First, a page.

Fortune MORE

    - Jun 12, 2013 11:32 AM ET
  • Can private equity solve Dell's dilemma?

    If Michael Dell keeps control, what is the point of going private?

    FORTUNE -- Details continue to leak about a possible leveraged buyout of Dell Inc. (DELL), the once high-flying computer maker that has fallen on hard times.

    Initial reports late Monday were that private equity firms Silver Lake Partners and TPG Capital both were in talks with Dell, but Fortune has learned from multiple sources that each firm was working independently MORE

    - Jan 16, 2013 6:39 AM ET
  • TPG faces a major fundraising challenge

    TPG Capital wants to raise a new fund late next year. Can a strong reputation overwhelm middling performance?

    FORTUNE -- TPG Capital is one of the world's most storied private equity firms, dating back to its 1993 turnaround of Continental Airlines. It raised $17.8 billion for its last flagship private equity fund in 2010, and firm co-founder David Bonderman recently threw himself a blowout 70th birthday party in Las Vegas with MORE

    - Nov 30, 2012 10:13 AM ET
  • Eric Leathers joins TPG

    Private equity investor Eric Leathers has quietly joined TPG Capital, Fortune has learned.

    Leathers previously was with Pine Brook Partners, where he spent more than two years as a managing director focused on financial services companies. At last check, he sat on the boards of Pine Brook portfolio companies Aurigen Capital Ltd., Green Bancorp Inc., and Narragansett Bay Insurance Co.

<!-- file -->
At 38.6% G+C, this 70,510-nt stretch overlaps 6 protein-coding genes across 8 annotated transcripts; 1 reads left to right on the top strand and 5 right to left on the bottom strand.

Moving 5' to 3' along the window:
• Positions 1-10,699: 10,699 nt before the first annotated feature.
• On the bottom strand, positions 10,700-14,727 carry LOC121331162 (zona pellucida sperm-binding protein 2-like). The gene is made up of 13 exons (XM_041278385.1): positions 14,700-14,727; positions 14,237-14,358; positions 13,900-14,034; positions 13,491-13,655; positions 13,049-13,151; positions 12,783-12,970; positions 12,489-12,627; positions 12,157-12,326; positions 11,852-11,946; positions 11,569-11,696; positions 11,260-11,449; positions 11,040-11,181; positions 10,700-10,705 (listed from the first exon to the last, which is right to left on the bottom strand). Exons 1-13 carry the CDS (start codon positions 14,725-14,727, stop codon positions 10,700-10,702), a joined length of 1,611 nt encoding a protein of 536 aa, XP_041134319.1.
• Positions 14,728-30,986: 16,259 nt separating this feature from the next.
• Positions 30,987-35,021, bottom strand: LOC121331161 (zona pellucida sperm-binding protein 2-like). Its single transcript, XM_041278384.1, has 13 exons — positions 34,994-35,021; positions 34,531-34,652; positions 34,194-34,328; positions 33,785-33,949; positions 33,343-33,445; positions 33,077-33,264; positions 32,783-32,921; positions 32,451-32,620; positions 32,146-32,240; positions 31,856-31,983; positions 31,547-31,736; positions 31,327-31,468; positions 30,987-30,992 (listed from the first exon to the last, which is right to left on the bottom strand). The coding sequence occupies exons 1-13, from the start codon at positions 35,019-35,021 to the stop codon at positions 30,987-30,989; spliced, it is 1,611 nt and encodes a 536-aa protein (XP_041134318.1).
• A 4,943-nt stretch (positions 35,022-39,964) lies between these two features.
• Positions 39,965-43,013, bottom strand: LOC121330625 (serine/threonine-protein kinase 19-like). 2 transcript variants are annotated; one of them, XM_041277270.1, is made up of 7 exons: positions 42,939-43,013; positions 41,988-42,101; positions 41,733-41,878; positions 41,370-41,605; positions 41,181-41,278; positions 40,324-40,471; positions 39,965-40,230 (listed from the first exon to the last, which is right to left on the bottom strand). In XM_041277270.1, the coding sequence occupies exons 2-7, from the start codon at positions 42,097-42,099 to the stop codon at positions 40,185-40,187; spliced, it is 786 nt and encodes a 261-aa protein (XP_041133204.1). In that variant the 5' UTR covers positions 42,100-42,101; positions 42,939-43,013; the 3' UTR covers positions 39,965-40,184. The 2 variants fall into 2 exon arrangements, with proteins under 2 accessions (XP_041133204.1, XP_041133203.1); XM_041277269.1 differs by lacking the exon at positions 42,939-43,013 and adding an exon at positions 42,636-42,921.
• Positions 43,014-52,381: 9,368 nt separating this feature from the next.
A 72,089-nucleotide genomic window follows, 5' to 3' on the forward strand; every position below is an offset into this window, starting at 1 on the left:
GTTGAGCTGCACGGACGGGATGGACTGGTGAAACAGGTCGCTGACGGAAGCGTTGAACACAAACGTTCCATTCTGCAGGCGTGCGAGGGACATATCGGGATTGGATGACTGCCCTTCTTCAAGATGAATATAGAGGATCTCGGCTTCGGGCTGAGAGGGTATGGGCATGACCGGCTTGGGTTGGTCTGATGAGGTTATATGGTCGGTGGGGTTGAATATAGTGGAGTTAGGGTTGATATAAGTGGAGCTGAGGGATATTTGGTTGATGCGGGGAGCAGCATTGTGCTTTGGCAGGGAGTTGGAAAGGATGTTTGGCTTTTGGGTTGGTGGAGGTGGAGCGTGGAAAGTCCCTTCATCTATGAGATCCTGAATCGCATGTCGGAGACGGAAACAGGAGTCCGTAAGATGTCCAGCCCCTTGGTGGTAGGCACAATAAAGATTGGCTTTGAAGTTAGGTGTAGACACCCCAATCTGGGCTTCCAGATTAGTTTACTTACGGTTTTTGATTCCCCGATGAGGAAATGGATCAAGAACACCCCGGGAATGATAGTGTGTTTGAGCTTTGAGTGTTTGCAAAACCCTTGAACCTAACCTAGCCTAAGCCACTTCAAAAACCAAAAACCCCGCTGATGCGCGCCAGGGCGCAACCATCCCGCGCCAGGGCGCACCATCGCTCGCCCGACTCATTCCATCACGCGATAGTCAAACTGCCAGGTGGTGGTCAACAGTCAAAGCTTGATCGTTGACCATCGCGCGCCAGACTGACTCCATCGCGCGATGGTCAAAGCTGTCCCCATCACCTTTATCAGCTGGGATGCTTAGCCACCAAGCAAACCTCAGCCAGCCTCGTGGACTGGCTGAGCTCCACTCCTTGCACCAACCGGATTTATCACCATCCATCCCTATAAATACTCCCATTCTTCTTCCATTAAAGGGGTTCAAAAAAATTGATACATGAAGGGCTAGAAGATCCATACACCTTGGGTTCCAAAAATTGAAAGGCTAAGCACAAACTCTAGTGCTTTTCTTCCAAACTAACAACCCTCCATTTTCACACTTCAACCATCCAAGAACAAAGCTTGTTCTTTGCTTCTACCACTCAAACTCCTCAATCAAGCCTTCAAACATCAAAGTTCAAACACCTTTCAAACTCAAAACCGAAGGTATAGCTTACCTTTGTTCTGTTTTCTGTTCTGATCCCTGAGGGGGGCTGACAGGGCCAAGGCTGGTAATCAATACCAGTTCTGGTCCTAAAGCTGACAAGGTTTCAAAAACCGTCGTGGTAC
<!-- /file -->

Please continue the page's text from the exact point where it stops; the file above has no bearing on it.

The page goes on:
Prior to joining Pine Brook, Leathers was a partner for more than a decade MORE

    - Feb 21, 2012 10:24 AM ET
  • Did private equity "bleed out" creditors?

    I don't like dividend recapitalizations. No, that's too mild. I despise them.

    From my (apparently) naïve perspective, private equity firms should buy a company, help grow it and then sell it. Returns should come from the difference between purchase price and sale price, not by adding even more debt onto a company for the primary purpose of enriching shareholders. It's greed masquerading as risk management, and undercuts valid PE industry arguments MORE

    - Dec 7, 2011 11:12 AM ET
Current Issue
  • Give the gift of Fortune
  • Get the Fortune app
  • Subscribe
Powered by WordPress.com VIP.